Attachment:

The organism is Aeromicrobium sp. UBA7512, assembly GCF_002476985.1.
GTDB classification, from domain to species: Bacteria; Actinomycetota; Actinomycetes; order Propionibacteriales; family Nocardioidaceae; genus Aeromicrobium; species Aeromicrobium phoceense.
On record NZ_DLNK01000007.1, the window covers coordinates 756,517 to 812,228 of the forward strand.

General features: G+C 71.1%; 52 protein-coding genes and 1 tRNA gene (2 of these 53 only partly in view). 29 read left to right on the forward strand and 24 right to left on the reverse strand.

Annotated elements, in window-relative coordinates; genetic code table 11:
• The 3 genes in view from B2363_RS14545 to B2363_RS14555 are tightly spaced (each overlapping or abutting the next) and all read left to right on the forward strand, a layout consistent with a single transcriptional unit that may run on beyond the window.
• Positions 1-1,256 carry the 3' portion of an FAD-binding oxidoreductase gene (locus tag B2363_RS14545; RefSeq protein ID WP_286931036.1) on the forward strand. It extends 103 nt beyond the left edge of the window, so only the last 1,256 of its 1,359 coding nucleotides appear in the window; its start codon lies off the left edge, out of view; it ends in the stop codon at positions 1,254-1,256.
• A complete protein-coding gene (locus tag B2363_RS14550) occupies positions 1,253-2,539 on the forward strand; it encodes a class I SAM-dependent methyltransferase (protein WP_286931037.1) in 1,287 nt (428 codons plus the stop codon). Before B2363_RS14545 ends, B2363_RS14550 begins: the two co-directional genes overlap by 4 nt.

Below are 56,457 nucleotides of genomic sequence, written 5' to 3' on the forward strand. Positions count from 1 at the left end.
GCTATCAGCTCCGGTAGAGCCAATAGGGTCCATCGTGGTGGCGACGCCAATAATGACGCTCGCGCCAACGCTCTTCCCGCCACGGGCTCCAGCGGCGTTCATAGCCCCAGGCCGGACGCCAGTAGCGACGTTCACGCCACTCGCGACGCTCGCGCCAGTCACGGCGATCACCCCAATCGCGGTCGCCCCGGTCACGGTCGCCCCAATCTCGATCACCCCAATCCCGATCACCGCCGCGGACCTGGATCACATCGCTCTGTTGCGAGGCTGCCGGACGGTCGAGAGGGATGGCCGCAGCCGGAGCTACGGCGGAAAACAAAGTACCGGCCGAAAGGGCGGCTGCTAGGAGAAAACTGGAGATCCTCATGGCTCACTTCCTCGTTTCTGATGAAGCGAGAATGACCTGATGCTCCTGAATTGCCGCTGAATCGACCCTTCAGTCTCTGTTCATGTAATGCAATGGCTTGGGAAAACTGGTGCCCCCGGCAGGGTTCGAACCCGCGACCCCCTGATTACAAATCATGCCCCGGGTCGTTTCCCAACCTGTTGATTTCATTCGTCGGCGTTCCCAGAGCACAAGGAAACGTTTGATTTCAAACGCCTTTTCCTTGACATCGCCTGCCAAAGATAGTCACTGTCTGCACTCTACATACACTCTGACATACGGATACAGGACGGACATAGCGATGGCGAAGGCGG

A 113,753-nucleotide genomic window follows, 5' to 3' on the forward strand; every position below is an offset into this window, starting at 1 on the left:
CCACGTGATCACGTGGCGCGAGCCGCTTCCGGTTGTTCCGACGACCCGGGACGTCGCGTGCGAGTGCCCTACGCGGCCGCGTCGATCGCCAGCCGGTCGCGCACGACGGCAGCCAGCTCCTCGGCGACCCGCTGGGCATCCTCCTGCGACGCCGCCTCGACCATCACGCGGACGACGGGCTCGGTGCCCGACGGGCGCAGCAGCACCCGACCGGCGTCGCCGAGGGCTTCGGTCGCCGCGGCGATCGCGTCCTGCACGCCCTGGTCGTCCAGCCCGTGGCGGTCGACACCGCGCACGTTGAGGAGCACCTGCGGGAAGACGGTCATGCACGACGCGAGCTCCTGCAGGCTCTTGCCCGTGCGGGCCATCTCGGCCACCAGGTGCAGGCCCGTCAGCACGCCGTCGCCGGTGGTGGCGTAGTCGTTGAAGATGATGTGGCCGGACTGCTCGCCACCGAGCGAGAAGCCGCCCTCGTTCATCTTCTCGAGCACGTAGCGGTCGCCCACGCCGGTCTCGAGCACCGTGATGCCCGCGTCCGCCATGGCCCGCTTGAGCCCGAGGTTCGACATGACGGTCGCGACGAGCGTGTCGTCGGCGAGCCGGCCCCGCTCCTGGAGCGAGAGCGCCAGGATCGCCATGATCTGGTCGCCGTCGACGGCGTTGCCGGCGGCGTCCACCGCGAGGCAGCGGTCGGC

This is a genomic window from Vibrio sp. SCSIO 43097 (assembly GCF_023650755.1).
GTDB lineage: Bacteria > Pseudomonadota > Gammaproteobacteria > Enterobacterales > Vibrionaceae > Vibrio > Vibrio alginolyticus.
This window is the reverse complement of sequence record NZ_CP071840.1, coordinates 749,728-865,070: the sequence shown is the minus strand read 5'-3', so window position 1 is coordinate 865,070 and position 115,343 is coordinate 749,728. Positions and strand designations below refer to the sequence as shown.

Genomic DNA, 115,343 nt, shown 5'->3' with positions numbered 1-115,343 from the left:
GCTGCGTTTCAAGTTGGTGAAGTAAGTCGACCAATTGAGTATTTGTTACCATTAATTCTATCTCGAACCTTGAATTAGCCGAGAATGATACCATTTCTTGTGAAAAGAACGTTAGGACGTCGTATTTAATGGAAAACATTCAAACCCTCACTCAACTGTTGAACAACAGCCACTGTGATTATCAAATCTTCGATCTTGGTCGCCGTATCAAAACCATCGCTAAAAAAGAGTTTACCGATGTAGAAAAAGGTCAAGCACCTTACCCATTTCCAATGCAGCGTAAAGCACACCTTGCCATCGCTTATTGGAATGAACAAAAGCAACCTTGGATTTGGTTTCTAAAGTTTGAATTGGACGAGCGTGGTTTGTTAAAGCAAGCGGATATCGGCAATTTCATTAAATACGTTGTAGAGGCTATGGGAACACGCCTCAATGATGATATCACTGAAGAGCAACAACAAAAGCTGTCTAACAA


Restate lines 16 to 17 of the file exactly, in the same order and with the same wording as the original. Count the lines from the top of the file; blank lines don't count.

Genomic DNA, 115,343 nt, shown 5'->3' with positions numbered 1-115,343 from the left:
GCTGCGTTTCAAGTTGGTGAAGTAAGTCGACCAATTGAGTATTTGTTACCATTAATTCTATCTCGAACCTTGAATTAGCCGAGAATGATACCATTTCTTGTGAAAAGAACGTTAGGACGTCGTATTTAATGGAAAACATTCAAACCCTCACTCAACTGTTGAACAACAGCCACTGTGATTATCAAATCTTCGATCTTGGTCGCCGTATCAAAACCATCGCTAAAAAAGAGTTTACCGATGTAGAAAAAGGTCAAGCACCTTACCCATTTCCAATGCAGCGTAAAGCACACCTTGCCATCGCTTATTGGAATGAACAAAAGCAACCTTGGATTTGGTTTCTAAAGTTTGAATTGGACGAGCGTGGTTTGTTAAAGCAAGCGGATATCGGCAATTTCATTAAATACGTTGTAGAGGCTATGGGAACACGCCTCAATGATGATATCACTGAAGAGCAACAACAAAAGCTGTCTAACAA